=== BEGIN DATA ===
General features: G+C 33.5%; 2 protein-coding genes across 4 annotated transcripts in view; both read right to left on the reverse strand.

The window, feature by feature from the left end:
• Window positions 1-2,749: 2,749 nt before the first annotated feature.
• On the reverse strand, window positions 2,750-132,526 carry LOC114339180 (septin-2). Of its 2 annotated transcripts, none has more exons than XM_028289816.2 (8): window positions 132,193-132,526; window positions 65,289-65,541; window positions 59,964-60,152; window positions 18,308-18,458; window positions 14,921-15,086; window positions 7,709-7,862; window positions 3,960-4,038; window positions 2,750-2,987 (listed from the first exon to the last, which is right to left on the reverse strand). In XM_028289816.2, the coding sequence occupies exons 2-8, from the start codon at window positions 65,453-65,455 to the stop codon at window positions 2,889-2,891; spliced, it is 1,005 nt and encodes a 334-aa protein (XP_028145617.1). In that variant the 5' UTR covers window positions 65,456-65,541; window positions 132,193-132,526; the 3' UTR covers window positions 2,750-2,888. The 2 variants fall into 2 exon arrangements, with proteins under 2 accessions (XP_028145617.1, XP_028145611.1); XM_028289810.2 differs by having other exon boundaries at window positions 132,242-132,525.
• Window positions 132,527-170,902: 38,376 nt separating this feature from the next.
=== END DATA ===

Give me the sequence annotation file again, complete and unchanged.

General features: G+C 33.5%; 2 protein-coding genes across 4 annotated transcripts in view; both read right to left on the reverse strand.

The window, feature by feature from the left end:
• Window positions 1-2,749: 2,749 nt before the first annotated feature.
• On the reverse strand, window positions 2,750-132,526 carry LOC114339180 (septin-2). Of its 2 annotated transcripts, none has more exons than XM_028289816.2 (8): window positions 132,193-132,526; window positions 65,289-65,541; window positions 59,964-60,152; window positions 18,308-18,458; window positions 14,921-15,086; window positions 7,709-7,862; window positions 3,960-4,038; window positions 2,750-2,987 (listed from the first exon to the last, which is right to left on the reverse strand). In XM_028289816.2, the coding sequence occupies exons 2-8, from the start codon at window positions 65,453-65,455 to the stop codon at window positions 2,889-2,891; spliced, it is 1,005 nt and encodes a 334-aa protein (XP_028145617.1). In that variant the 5' UTR covers window positions 65,456-65,541; window positions 132,193-132,526; the 3' UTR covers window positions 2,750-2,888. The 2 variants fall into 2 exon arrangements, with proteins under 2 accessions (XP_028145617.1, XP_028145611.1); XM_028289810.2 differs by having other exon boundaries at window positions 132,242-132,525.
• Window positions 132,527-170,902: 38,376 nt separating this feature from the next.